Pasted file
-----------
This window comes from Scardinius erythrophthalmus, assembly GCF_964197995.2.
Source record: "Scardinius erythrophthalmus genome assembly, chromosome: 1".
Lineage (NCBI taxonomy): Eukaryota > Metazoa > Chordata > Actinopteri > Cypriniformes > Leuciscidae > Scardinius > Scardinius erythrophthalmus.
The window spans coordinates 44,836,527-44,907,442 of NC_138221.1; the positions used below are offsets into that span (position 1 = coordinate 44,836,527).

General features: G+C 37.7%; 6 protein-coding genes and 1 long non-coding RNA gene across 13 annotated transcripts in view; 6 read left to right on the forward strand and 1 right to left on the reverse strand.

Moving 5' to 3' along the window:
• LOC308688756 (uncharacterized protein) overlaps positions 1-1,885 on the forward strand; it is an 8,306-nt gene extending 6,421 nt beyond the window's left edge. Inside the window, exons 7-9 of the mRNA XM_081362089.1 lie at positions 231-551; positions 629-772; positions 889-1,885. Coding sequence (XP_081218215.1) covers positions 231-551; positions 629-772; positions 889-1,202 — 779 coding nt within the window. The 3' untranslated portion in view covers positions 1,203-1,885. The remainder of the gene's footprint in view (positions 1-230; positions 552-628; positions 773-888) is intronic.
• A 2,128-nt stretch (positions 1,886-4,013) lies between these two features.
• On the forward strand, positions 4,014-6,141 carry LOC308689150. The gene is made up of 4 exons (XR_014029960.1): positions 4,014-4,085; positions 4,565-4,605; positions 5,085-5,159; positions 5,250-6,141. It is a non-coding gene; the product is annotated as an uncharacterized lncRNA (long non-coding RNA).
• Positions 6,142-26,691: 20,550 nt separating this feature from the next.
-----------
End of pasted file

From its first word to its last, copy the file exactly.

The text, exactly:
This window comes from Scardinius erythrophthalmus, assembly GCF_964197995.2.
Source record: "Scardinius erythrophthalmus genome assembly, chromosome: 1".
Lineage (NCBI taxonomy): Eukaryota > Metazoa > Chordata > Actinopteri > Cypriniformes > Leuciscidae > Scardinius > Scardinius erythrophthalmus.
The window spans coordinates 44,836,527-44,907,442 of NC_138221.1; the positions used below are offsets into that span (position 1 = coordinate 44,836,527).

General features: G+C 37.7%; 6 protein-coding genes and 1 long non-coding RNA gene across 13 annotated transcripts in view; 6 read left to right on the forward strand and 1 right to left on the reverse strand.

Moving 5' to 3' along the window:
• LOC308688756 (uncharacterized protein) overlaps positions 1-1,885 on the forward strand; it is an 8,306-nt gene extending 6,421 nt beyond the window's left edge. Inside the window, exons 7-9 of the mRNA XM_081362089.1 lie at positions 231-551; positions 629-772; positions 889-1,885. Coding sequence (XP_081218215.1) covers positions 231-551; positions 629-772; positions 889-1,202 — 779 coding nt within the window. The 3' untranslated portion in view covers positions 1,203-1,885. The remainder of the gene's footprint in view (positions 1-230; positions 552-628; positions 773-888) is intronic.
• A 2,128-nt stretch (positions 1,886-4,013) lies between these two features.
• On the forward strand, positions 4,014-6,141 carry LOC308689150. The gene is made up of 4 exons (XR_014029960.1): positions 4,014-4,085; positions 4,565-4,605; positions 5,085-5,159; positions 5,250-6,141. It is a non-coding gene; the product is annotated as an uncharacterized lncRNA (long non-coding RNA).
• Positions 6,142-26,691: 20,550 nt separating this feature from the next.